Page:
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"Since I am a dreamer that believes in magic, I dreamed of starting a residency one day somewhere in the world. I did not know when and where, I just knew I wanted that next."

What is the road between a first idea and the launch of a new residency program? In LAUNCH PAD we are checking in with our Emerging Program Institute alumni to hear about the challenges, triumphs, and many surprises on the road to launching and the first year of running a residency.

This month we caught up with Carla Gullichsen, founder of Varda Artists Residency - an emerging program on a Sausalito houseboat.

Can you tell us where the idea to create a residency on a houseboat originated?

In 2014 I went to the Heide Museum of Modern Art in Australia. In the early 1930’s, John and Sunday Reed bought a large property and turned it into an artists residency. Today, what once was a small artist's residency became a respectable Museum that hosted some of the most important Australian artists of all time. The story really inspired me.


 John Reed (holding Min the cat), Sunday Reed and Sidney Nolan c.

I was invited to the SS Vallejo in 2013. I arrived there in 2014.

Naturally, the more I learned about the boat’s history the more it felt like it was the right place to start an artists residency.

One day I watched Agnes Varda’s documentary Oncle Yanko. This documentary features her strange uncle who used to live in the houseboat. At this stage all the ghosts of the boat begged me to turn it into the place it once used to be: a floating temple of ideas and creativity.


Still from Uncle Yanko (1967).

The Varda Artists Residency is by invitation-only. What can you tell us about your selection process? Why does this model feel like the best fit for you?

Living in a historical houseboat is not for everyone. Our setting is very unique. The boat is old and delicate; it is also a home, there are the main reasons why we keep our location private.

We are also an unusual residency because we don’t have a venue or open public studio visits where we can show what is made at the boat. When applicants come knowing - a priori-  that the boat does not work as a public venue, then there is less of a chance for disappointment.


Photo taken by Thane Lund - past AiR (2016).

We work mostly on a recommendation system. Perhaps similar to how CCAA (Uli Sigg) works: artists are nominated by organizations to apply.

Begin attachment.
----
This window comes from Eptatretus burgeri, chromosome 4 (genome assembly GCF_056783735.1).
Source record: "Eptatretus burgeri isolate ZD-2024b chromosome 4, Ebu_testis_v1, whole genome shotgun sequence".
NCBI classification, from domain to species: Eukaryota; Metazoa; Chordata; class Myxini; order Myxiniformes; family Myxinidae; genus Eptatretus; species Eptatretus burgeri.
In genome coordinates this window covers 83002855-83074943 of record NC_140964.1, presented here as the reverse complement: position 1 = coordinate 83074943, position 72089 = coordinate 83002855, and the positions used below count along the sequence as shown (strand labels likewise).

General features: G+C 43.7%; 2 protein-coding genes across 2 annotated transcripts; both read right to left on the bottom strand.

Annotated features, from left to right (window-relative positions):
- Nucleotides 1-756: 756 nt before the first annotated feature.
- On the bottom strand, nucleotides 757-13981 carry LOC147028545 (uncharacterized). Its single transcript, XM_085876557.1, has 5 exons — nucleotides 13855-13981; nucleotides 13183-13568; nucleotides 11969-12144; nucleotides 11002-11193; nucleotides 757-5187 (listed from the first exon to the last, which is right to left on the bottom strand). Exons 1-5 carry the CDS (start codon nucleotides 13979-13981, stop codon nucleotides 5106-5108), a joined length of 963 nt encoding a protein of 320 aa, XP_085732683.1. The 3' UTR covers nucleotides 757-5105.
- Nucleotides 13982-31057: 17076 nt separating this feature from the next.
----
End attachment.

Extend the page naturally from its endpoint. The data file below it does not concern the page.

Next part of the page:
We have paired up with art organizations locally and internationally: The Lab (SF), Pioneer Works (NY), ARTSPACE (Auckland, New Zealand), The Composing Rooms (Berlin), McCahon Residency (Titirangi, New Zealand). They suggest a shortlist of artists to us based on our ideal applicant’s profile. They also take the time to explain to the applicant what our residency is about. Each recommended artist fills out an application. We evaluate each application carefully with a diverse team of people who are familiar with the boat and the program. If the applications are strong, we then have a video call or face to face interview with the applicant. In so far, the recommendation system has been very efficient and fruitful. I can’t imagine opting for an open call system. Our team is too small for going through such random and time consuming process fast enough.

We also do a little bit of curatorial work on our own to keep the program as diverse as possible. This strategy sometimes works.


Photo taken by Thane Lund - past AiR (2016).

Going into your second year of residencies, what challenges have arisen? Any pleasant surprises?

We have faced some challenges that became great opportunities for learning. Most residencies in the world are production focus and push artists to give talks and engage with a lot of strangers. We are the opposite of that: we want artists to decompress and have a good time. Although, we do feel very happy when great works are being made on the boat. This system works with most of the artists that come to our houseboat, but some artists find this system difficult. We have made this information more clear for future applicants to avoid disappointment.

Another issue is how rustic the boat is (leaks during the rainy season, cold in winter, hot in summer). Not everyone enjoys living in an old houseboat. Again, the key is to make this as clear as possible from the beginning.  

Running the residency has been very rewarding. Most artists become close friends and stay in touch with us over time. We keep our doors open for those past AiR who want to return.

Do you anticipate any changes in the next few years? What are your hopes for the future?

I hope we can develop more partnerships with art organizations in the Bay Area. I would also like to formalize some ongoing informal partnerships we have going on with some Japanese organizations. Finally, I would like to find a way to bring African and Latin American artists to the boat.

I also hope to get funding for running the residency in 2017.